This column was originally published on Entrepreneur.com on 1/18/2017.
A lot of college students are on the lookout for work experience. Many of them will seek out internships and skill-building opportunities, and chances are, at least one potential intern is likely contact your business.
You might be interested in hiring interns but aren’t sure if they’re a better choice than some of your other options, like hiring temporary employees, part-time help, seasonal workers, an extra employee or a contractor. In my 30 years of being a business owner, I’ve had great experiences with hiring interns. I hire talent from local colleges and meet young people who are eager to put their school lessons to the test.
Your business might also benefit from an intern. Here are some examples of situations where hiring interns for your small business may make sense.
1. You like to test drive before you buy.
Internship programs are a way for companies to bring in new and promising talent, see how well they do, and possibly extend a job offer to them. Internships have an expiration date, so if your intern is doing great work and you can afford to keep them, hire them. But, if your intern slacks off or isn’t needed at your business, you’re not obligated to keep them. Try hiring an employee, taking their productivity for a test drive and then firing them. It’s a lot harder to do.
When you hire an intern, they could learn the basics of your business. Or, you can have them dive right in and get their hands dirty like I do. My personal internship guidelines for employers involves a lot of hands-on experience.
At my company, Patriot Software, I often extend full-time job offers to the interns who show great talent. I wouldn’t get to know their true potential if they ran around getting me coffee all day. Instead, my interns do work that full-time employees do. How else are they going to learn the ins and outs of my business?
Interns may be your business’s best pipeline to the future of your workforce. By learning the ropes early, they can contribute valuable work and continue to grow your business.
2. Your business is having trouble sourcing talent.
Many small businesses can’t flex the recruiting muscle that bigger companies have. But if you’re offering intern-geared perks like hands-on experience, you might be able to snag quite a bit of talent. Typically, interns are motivated to be involved in their new internship.
Interns don’t want to be just another “cog in the machine.” The last thing they want is to wind up in a dead-end job that zaps them of energy and turns them into zombies. Interns are full of potential and want to get their ideas heard. Don’t let any of your workers get sucked into being just a number. Get the talent you need by providing impactful work at your business. One way to start is through an internship program. If you feel stumped on where to recruit, go to college. No, I’m not saying enroll in classes. But you can find top talent at local schools. And they could end up being your right-hand man or woman someday. Participate in college fairs, talk with students about internship opportunities at your business, and collect resumes.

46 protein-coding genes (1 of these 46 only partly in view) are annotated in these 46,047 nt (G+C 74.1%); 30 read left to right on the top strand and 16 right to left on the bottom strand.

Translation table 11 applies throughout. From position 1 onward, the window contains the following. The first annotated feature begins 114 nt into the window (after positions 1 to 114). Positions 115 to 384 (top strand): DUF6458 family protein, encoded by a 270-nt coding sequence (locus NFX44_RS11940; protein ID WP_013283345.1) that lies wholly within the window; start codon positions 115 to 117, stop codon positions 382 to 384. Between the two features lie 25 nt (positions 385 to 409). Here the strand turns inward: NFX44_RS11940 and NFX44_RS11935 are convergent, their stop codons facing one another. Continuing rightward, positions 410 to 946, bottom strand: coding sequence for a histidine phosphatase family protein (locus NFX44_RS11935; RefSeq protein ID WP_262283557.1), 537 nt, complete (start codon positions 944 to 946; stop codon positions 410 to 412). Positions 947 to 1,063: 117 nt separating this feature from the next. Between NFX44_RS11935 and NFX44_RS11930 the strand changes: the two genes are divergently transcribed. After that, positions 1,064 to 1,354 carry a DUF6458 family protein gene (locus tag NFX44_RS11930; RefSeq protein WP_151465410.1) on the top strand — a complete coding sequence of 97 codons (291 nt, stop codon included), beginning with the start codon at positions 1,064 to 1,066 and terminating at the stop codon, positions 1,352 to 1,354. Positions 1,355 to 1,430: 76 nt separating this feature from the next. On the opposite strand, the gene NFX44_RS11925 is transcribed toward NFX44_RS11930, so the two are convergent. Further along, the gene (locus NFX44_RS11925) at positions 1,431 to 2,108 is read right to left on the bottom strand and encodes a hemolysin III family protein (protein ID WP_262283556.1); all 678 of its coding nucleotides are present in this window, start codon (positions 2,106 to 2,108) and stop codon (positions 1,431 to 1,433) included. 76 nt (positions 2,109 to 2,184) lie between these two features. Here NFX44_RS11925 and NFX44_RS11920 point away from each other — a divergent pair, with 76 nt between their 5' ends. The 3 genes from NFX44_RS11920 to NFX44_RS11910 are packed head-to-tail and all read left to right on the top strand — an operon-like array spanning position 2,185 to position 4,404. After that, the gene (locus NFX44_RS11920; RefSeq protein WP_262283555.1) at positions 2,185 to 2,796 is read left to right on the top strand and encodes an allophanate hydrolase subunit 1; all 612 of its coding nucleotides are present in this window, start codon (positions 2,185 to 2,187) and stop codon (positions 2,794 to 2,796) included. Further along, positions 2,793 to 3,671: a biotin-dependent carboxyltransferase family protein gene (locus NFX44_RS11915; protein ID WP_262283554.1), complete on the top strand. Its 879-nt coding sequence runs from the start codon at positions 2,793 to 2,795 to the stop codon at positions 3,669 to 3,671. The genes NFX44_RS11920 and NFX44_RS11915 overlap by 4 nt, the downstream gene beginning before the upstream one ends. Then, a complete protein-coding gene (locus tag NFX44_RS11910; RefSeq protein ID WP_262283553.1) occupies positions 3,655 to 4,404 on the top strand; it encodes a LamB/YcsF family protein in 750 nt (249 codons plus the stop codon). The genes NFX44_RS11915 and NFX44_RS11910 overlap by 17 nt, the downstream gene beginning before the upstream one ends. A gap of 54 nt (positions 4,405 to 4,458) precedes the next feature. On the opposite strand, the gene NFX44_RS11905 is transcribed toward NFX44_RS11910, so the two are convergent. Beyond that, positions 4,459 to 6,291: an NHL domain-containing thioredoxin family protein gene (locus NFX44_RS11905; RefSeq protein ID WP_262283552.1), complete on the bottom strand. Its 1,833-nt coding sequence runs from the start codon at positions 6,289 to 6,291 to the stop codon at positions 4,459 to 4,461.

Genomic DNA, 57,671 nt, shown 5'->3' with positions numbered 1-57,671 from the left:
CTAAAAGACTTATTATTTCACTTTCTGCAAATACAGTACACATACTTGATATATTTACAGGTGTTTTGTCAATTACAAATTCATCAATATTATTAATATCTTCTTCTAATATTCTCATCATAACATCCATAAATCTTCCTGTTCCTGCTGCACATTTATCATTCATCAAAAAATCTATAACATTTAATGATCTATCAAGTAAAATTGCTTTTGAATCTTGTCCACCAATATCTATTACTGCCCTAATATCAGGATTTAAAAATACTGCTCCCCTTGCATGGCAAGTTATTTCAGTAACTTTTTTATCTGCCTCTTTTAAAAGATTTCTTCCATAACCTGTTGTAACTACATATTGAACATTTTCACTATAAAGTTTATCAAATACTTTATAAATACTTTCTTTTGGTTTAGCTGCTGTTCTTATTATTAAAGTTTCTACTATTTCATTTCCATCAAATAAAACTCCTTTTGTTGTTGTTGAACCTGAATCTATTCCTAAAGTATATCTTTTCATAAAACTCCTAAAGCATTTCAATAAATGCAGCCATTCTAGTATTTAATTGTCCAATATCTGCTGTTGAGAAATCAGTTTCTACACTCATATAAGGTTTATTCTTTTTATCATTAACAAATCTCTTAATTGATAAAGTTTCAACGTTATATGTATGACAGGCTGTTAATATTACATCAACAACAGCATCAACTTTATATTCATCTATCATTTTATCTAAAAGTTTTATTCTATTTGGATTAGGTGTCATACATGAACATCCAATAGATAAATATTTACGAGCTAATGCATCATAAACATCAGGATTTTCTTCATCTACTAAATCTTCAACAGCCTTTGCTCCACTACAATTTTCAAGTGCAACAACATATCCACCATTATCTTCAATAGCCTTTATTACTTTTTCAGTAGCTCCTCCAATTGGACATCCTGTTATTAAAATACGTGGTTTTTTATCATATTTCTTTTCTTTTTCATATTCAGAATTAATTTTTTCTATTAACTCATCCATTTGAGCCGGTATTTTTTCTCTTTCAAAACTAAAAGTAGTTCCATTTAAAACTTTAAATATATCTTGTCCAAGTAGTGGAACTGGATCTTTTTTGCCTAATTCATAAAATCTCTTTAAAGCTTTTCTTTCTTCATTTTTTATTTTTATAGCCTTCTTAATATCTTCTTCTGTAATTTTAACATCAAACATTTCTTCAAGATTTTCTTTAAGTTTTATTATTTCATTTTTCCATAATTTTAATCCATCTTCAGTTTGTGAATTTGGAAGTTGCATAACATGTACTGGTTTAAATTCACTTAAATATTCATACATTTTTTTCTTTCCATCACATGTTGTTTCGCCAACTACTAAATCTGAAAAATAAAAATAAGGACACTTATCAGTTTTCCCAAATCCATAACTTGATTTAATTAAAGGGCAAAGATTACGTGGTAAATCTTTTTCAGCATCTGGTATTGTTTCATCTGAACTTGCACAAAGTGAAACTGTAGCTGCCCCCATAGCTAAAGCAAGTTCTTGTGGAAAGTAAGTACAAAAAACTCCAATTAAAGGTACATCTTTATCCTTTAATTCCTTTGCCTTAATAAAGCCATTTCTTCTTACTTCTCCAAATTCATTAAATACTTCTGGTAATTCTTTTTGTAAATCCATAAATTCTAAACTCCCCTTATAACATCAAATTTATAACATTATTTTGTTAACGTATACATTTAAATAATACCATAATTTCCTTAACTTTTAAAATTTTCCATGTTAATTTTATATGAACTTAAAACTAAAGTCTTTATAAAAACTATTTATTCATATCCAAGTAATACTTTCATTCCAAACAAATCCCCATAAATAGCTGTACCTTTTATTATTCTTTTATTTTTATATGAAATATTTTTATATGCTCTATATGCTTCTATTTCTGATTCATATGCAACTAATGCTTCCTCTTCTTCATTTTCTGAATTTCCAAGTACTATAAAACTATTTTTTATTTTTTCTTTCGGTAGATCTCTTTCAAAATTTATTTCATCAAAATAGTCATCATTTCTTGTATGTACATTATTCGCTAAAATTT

3. You are passionate about being a mentor.
Maybe you are so passionate about small business that you find yourself talking to strangers on the subway about how you tackled entrepreneurship. If you feel strongly about supporting fledgling entrepreneurs, hire an intern. Most likely, they want to know what it takes to be successful like you.
When you hire an intern, you should teach them the necessary job skills and go through the new employee onboarding process. Those interns may be looking to you for advice from time to time. If you hire an intern, you get the chance to teach someone and watch them grow.
My door is always open to any of my employees, including my interns. I try to give guidance so my interns can develop skills and understand how to use the information they picked up in school.
4. You need fresh ideas and vision.
When you hire an intern, they bring new ideas to the table. Many college students learn about things in school that could benefit your business. College interns are keeping up with modern trends, which can be a big plus. For example, your marketing intern is in an art class. They might have learned that certain colors impact moods more than others. Maybe they could give you ideas on colors to use when designing marketing materials.
5. You want an advocate for your business at college.
Hiring an intern creates a brand ambassador for your business. Your interns are learning valuable skills in the workforce. If they have an amazing experience, chances are they’ll talk to classmates about it. Interns have a huge pool of peers from college. If they see someone in their classes who is at the top of their game, they might refer them. Plus, it’s never bad to have interns telling their classmates that your business is a great place to work and full of great learning experiences.